I was about to hit my stride when I wrote “Your Narrative Brain and Trauma Recovery”, but then Rosh Hashanah and Yom Kippur came around; I became contemplative and pondered the nature of healing and what keeps us trapped in the same cycles. What is the nature of this repeating trek around the same mountain? Why do we do this? Posing the question in different terms, what prevents us from actually progressing and stepping onto the path to a new place? A destination of our choosing?
I suspect that it has something to do with truth and our capacity for grief. Resiliency in a word.
What is resiliency?
“Healthy, resilient people have stress-resistant personalities and learn valuable lessons from rough experiences. Resilience is the process of successfully adapting to difficult or challenging life experiences. Resilient people overcome adversity, bounce back from setbacks, and can thrive under extreme, on-going pressure without acting in dysfunctional or harmful ways. The most resilient people recover from traumatic experiences stronger, better, and wiser.
When hurt or distressed, resilient people expect to find a way to have things turn out well. They feel self-reliant and have a learning/coping reaction rather than the victim/blaming reaction that is so common these days.” (Al Seibert, PhD)
It’s the learning/coping reaction when distressed that I want to discuss largely because we live in an age that is saturated with information. There is too much to know and too much information to sift through. How do we discern good and useful information from bad and useless information? When does doing helpful research turn into avoidance behavior and an excuse not to engage in decisive action? The world has changed drastically in the last twenty years, but humans have not. We are still the same. We still need to cope. We still need relief from our suffering. Our maladaptive coping strategies just look more sophisticated, and we might look more resilient than we actually are.
What point am I trying to make?
Sometimes in our process of trying to shake loose our bonds, we might feel like we are doing a more effective healing work than we really are. Using my own journey as an example:
It’s no secret that I hail from an abusive family of origin. My father and his wife were paragons of godly virtue and morality in public but nightmares behind closed doors. It was systematic abuse meant to breakdown my personality, and it was intentional. After I left my family, I felt ambivalence towards my father, but I felt nothing short of hatred towards my step-mother. It was white hot, and I felt ashamed to feel such intense negativity. I wanted to rid myself of it. Ground it. No matter what I did, I couldn’t. She bore witness to all he did. She egged him on. She suggested certain actions. I believed that some of the abuse would never have even happened had she simply been silent. I blamed her entirely. To me, it was her fault.
But was it?
As I progressed through the therapeutic process, I observed that I had placed all the blame for my father’s abuse upon my step-mother because I could not come to terms with what was actually true. It was my father who abused me. My father. And, fathers are not supposed to abuse their children. There had to be a reason for the extreme scenarios that I experienced. I felt that I could reason my way through my experiences, but logic simply does not apply to the excruciating pain left in the wake of trauma. Was my step-mother responsible? Yes, she was. She enabled the abuse, but my father was responsible for my well-being. He was supposed to model paternal love, caring, and nurturing, and he did the opposite. My step-mother had nothing to do with his failure. That was all on him.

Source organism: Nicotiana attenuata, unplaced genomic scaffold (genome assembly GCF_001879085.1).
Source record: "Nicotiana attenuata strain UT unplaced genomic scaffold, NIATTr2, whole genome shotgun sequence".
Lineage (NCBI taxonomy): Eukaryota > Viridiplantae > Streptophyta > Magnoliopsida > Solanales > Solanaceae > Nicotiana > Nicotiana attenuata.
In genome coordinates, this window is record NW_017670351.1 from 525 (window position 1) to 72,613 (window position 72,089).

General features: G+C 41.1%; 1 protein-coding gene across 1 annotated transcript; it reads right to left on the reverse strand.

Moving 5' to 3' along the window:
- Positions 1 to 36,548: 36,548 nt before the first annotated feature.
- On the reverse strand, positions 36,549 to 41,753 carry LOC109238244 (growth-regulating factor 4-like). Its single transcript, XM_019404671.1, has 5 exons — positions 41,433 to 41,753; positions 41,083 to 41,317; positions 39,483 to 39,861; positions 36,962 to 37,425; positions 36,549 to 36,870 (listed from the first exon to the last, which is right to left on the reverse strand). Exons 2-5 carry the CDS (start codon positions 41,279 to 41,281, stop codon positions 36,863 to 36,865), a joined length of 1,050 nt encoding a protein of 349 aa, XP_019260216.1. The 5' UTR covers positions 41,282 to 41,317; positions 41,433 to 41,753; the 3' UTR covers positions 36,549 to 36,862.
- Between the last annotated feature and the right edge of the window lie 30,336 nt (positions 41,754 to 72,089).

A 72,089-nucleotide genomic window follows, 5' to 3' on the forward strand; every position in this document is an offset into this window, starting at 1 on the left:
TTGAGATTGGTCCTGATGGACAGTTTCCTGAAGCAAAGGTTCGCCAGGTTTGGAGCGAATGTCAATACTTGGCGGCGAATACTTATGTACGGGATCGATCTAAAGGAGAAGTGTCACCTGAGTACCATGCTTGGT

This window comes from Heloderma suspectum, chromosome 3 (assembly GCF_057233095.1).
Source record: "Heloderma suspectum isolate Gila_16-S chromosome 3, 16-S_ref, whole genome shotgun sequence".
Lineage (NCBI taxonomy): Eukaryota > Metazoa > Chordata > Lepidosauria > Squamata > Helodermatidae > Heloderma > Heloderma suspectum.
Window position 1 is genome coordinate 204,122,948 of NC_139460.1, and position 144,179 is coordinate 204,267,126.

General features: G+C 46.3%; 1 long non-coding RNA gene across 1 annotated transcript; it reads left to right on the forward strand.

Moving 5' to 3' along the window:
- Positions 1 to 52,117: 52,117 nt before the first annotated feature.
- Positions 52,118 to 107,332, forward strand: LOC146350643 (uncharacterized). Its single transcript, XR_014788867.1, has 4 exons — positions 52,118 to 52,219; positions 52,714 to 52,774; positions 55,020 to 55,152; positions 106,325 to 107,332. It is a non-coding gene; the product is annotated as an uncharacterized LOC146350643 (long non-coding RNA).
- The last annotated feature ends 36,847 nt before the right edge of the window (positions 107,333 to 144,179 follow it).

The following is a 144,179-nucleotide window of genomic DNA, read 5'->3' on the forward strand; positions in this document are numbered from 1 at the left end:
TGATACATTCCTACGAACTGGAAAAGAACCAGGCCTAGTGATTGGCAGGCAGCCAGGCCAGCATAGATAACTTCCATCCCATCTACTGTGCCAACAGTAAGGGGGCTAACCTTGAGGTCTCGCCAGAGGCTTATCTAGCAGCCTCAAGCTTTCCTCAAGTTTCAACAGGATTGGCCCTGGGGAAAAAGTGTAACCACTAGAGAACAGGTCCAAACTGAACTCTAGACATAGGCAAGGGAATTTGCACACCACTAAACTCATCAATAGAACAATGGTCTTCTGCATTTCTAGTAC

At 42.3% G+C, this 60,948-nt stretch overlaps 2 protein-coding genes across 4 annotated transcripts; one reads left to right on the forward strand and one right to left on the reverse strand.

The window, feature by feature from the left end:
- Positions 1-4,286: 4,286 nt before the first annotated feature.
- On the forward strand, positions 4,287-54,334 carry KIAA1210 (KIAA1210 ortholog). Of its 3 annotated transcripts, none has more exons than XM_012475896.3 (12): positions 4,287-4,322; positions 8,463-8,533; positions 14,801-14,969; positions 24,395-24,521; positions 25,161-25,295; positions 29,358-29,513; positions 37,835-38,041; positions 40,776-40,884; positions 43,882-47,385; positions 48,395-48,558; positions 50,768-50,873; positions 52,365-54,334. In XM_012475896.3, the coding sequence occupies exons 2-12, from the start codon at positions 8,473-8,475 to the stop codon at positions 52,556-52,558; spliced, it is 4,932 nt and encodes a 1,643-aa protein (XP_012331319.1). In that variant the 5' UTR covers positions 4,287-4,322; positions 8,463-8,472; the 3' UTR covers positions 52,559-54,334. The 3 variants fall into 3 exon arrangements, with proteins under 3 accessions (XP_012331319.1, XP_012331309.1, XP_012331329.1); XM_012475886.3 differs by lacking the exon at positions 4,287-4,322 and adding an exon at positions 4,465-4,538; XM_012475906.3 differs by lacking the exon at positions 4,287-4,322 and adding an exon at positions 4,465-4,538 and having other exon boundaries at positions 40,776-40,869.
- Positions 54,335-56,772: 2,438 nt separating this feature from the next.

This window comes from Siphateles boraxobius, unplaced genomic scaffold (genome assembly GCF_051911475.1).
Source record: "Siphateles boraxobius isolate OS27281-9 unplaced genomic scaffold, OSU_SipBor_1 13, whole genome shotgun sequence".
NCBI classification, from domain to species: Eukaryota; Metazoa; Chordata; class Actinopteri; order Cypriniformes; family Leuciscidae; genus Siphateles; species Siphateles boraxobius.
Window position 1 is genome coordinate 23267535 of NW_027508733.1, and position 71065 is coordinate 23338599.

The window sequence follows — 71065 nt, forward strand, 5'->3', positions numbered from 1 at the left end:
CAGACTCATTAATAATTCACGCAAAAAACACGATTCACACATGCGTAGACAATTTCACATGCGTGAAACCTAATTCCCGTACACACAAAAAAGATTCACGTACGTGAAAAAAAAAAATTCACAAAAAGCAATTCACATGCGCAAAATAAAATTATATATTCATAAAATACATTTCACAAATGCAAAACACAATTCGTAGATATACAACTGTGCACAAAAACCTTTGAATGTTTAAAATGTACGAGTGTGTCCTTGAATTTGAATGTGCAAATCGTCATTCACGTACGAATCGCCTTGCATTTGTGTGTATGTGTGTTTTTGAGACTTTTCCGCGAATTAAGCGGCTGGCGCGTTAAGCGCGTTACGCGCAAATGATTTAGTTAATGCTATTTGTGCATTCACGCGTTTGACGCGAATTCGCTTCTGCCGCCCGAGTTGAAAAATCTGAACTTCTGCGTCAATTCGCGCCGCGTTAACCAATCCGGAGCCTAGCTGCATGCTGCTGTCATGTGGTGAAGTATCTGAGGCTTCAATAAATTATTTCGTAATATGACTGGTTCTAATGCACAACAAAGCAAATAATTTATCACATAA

Sometimes, during our healing process, our mind casts out a red herring. A red herring is something that is intended to distract us from the more relevant issue. Sure, my step-mother and I had things to resolve. She was culpable, but my focus on her guilt distracted me from the more relevant issue–my father’s misdeeds. If I was ever going to heal, then I had to stop focusing on the lesser crimes, release my hatred, and turn my attention toward the real issue that I was so vigorously avoiding. I had to accept the hard truth that my father failed spectacularly in his role, and I was suffering inordinately for it. It was very hard to accept. Why? His spectacular moral failures led to questions about myself that were too painful to ask much less answer, but that is exactly why the therapeutic process exists. It provides us with the context to dig our way through and out of the mire of the grief, pain, and confusion that the trauma of abuse leaves us with. It is imperative, however, that we use the desire for truth as our shovel as it were.
That relentless drive to know the truth of our circumstances as well as the truth behind our habits, coping strategies be they maladaptive or healthy, and those things that fuel our thoughts and beliefs is what goes to stoking resiliency. I am convinced of this.
So, be on the lookout for any red herrings in your life. They often feel like truth, and in some ways they are, but they can keep you chasing your tail and circling the mountain for years when, in fact, you really want to find the road that leads you to the life you most desire.
Oh my gosh, I am sure many people have used the same terminology before but this is the first time I have read the “around the mountain” phrase, a term I have used many times myself.